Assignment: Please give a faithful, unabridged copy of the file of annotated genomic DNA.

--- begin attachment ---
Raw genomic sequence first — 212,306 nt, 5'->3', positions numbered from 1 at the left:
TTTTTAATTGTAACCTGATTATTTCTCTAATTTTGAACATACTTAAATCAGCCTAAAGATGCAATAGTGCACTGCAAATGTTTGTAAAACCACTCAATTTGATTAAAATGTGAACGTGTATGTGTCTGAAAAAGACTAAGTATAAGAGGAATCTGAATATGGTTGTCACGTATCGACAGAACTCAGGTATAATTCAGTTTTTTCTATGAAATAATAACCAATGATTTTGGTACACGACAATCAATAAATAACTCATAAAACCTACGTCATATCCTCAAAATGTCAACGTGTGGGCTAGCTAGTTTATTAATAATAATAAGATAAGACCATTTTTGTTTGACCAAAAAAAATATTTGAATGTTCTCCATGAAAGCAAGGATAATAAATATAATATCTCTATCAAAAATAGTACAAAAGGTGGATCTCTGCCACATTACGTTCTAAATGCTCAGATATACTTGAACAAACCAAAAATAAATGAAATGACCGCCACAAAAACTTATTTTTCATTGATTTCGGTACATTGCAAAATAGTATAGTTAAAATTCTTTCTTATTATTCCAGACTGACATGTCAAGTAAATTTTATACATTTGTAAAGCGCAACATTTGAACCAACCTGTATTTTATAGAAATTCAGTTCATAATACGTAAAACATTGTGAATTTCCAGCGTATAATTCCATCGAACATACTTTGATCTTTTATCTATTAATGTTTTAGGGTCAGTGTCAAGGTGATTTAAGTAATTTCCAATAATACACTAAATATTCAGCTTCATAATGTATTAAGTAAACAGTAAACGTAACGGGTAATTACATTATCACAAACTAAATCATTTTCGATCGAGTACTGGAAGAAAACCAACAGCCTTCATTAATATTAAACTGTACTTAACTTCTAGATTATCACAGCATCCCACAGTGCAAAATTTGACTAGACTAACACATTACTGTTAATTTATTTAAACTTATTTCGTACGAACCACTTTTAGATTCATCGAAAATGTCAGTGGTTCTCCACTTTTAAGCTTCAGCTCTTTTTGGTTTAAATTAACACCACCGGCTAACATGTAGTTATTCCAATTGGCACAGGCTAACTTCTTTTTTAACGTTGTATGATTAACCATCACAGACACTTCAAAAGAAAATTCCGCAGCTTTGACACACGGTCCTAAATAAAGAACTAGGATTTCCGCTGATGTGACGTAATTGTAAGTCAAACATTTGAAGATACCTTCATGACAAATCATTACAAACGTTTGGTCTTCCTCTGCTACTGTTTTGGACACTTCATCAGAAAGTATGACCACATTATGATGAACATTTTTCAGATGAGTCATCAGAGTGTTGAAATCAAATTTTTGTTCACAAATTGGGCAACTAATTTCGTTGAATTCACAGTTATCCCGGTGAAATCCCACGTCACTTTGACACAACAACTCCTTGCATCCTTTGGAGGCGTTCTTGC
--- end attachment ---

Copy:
Raw genomic sequence first — 212,306 nt, 5'->3', positions numbered from 1 at the left:
TTTTTAATTGTAACCTGATTATTTCTCTAATTTTGAACATACTTAAATCAGCCTAAAGATGCAATAGTGCACTGCAAATGTTTGTAAAACCACTCAATTTGATTAAAATGTGAACGTGTATGTGTCTGAAAAAGACTAAGTATAAGAGGAATCTGAATATGGTTGTCACGTATCGACAGAACTCAGGTATAATTCAGTTTTTTCTATGAAATAATAACCAATGATTTTGGTACACGACAATCAATAAATAACTCATAAAACCTACGTCATATCCTCAAAATGTCAACGTGTGGGCTAGCTAGTTTATTAATAATAATAAGATAAGACCATTTTTGTTTGACCAAAAAAAATATTTGAATGTTCTCCATGAAAGCAAGGATAATAAATATAATATCTCTATCAAAAATAGTACAAAAGGTGGATCTCTGCCACATTACGTTCTAAATGCTCAGATATACTTGAACAAACCAAAAATAAATGAAATGACCGCCACAAAAACTTATTTTTCATTGATTTCGGTACATTGCAAAATAGTATAGTTAAAATTCTTTCTTATTATTCCAGACTGACATGTCAAGTAAATTTTATACATTTGTAAAGCGCAACATTTGAACCAACCTGTATTTTATAGAAATTCAGTTCATAATACGTAAAACATTGTGAATTTCCAGCGTATAATTCCATCGAACATACTTTGATCTTTTATCTATTAATGTTTTAGGGTCAGTGTCAAGGTGATTTAAGTAATTTCCAATAATACACTAAATATTCAGCTTCATAATGTATTAAGTAAACAGTAAACGTAACGGGTAATTACATTATCACAAACTAAATCATTTTCGATCGAGTACTGGAAGAAAACCAACAGCCTTCATTAATATTAAACTGTACTTAACTTCTAGATTATCACAGCATCCCACAGTGCAAAATTTGACTAGACTAACACATTACTGTTAATTTATTTAAACTTATTTCGTACGAACCACTTTTAGATTCATCGAAAATGTCAGTGGTTCTCCACTTTTAAGCTTCAGCTCTTTTTGGTTTAAATTAACACCACCGGCTAACATGTAGTTATTCCAATTGGCACAGGCTAACTTCTTTTTTAACGTTGTATGATTAACCATCACAGACACTTCAAAAGAAAATTCCGCAGCTTTGACACACGGTCCTAAATAAAGAACTAGGATTTCCGCTGATGTGACGTAATTGTAAGTCAAACATTTGAAGATACCTTCATGACAAATCATTACAAACGTTTGGTCTTCCTCTGCTACTGTTTTGGACACTTCATCAGAAAGTATGACCACATTATGATGAACATTTTTCAGATGAGTCATCAGAGTGTTGAAATCAAATTTTTGTTCACAAATTGGGCAACTAATTTCGTTGAATTCACAGTTATCCCGGTGAAATCCCACGTCACTTTGACACAACAACTCCTTGCATCCTTTGGAGGCGTTCTTGC